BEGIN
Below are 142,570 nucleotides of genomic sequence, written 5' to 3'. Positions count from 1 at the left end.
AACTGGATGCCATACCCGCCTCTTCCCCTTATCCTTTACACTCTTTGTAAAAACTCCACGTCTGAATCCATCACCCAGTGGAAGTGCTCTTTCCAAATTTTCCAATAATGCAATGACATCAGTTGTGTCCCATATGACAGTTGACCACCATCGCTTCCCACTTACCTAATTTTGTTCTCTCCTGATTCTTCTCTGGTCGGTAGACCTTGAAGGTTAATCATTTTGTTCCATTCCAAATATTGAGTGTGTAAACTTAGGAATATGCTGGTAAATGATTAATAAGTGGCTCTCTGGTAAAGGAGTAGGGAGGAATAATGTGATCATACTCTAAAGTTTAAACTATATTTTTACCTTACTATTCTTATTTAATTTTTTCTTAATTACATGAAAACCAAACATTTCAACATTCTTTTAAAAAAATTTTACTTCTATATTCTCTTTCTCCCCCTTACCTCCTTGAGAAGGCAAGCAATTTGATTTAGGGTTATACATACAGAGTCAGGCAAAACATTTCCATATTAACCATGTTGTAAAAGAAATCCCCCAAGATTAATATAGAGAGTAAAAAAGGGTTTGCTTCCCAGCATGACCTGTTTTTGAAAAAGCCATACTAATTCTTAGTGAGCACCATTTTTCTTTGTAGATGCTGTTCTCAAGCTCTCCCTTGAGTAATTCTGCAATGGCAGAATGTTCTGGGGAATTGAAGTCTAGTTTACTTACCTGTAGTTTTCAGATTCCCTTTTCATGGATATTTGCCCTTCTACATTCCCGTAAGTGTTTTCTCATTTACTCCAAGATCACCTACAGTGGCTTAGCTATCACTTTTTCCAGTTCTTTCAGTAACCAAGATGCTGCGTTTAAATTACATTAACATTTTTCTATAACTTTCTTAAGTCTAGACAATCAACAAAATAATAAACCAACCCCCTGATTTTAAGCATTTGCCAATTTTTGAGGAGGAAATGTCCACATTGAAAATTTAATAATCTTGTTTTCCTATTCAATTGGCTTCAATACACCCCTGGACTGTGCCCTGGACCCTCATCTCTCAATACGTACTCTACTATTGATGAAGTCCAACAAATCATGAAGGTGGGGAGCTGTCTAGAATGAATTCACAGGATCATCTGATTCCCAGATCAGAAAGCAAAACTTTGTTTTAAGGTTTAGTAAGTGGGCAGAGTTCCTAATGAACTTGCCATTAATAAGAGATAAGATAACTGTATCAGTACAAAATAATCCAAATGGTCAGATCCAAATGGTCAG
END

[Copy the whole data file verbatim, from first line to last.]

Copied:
Below are 142,570 nucleotides of genomic sequence, written 5' to 3'. Positions count from 1 at the left end.
AACTGGATGCCATACCCGCCTCTTCCCCTTATCCTTTACACTCTTTGTAAAAACTCCACGTCTGAATCCATCACCCAGTGGAAGTGCTCTTTCCAAATTTTCCAATAATGCAATGACATCAGTTGTGTCCCATATGACAGTTGACCACCATCGCTTCCCACTTACCTAATTTTGTTCTCTCCTGATTCTTCTCTGGTCGGTAGACCTTGAAGGTTAATCATTTTGTTCCATTCCAAATATTGAGTGTGTAAACTTAGGAATATGCTGGTAAATGATTAATAAGTGGCTCTCTGGTAAAGGAGTAGGGAGGAATAATGTGATCATACTCTAAAGTTTAAACTATATTTTTACCTTACTATTCTTATTTAATTTTTTCTTAATTACATGAAAACCAAACATTTCAACATTCTTTTAAAAAAATTTTACTTCTATATTCTCTTTCTCCCCCTTACCTCCTTGAGAAGGCAAGCAATTTGATTTAGGGTTATACATACAGAGTCAGGCAAAACATTTCCATATTAACCATGTTGTAAAAGAAATCCCCCAAGATTAATATAGAGAGTAAAAAAGGGTTTGCTTCCCAGCATGACCTGTTTTTGAAAAAGCCATACTAATTCTTAGTGAGCACCATTTTTCTTTGTAGATGCTGTTCTCAAGCTCTCCCTTGAGTAATTCTGCAATGGCAGAATGTTCTGGGGAATTGAAGTCTAGTTTACTTACCTGTAGTTTTCAGATTCCCTTTTCATGGATATTTGCCCTTCTACATTCCCGTAAGTGTTTTCTCATTTACTCCAAGATCACCTACAGTGGCTTAGCTATCACTTTTTCCAGTTCTTTCAGTAACCAAGATGCTGCGTTTAAATTACATTAACATTTTTCTATAACTTTCTTAAGTCTAGACAATCAACAAAATAATAAACCAACCCCCTGATTTTAAGCATTTGCCAATTTTTGAGGAGGAAATGTCCACATTGAAAATTTAATAATCTTGTTTTCCTATTCAATTGGCTTCAATACACCCCTGGACTGTGCCCTGGACCCTCATCTCTCAATACGTACTCTACTATTGATGAAGTCCAACAAATCATGAAGGTGGGGAGCTGTCTAGAATGAATTCACAGGATCATCTGATTCCCAGATCAGAAAGCAAAACTTTGTTTTAAGGTTTAGTAAGTGGGCAGAGTTCCTAATGAACTTGCCATTAATAAGAGATAAGATAACTGTATCAGTACAAAATAATCCAAATGGTCAGATCCAAATGGTCAG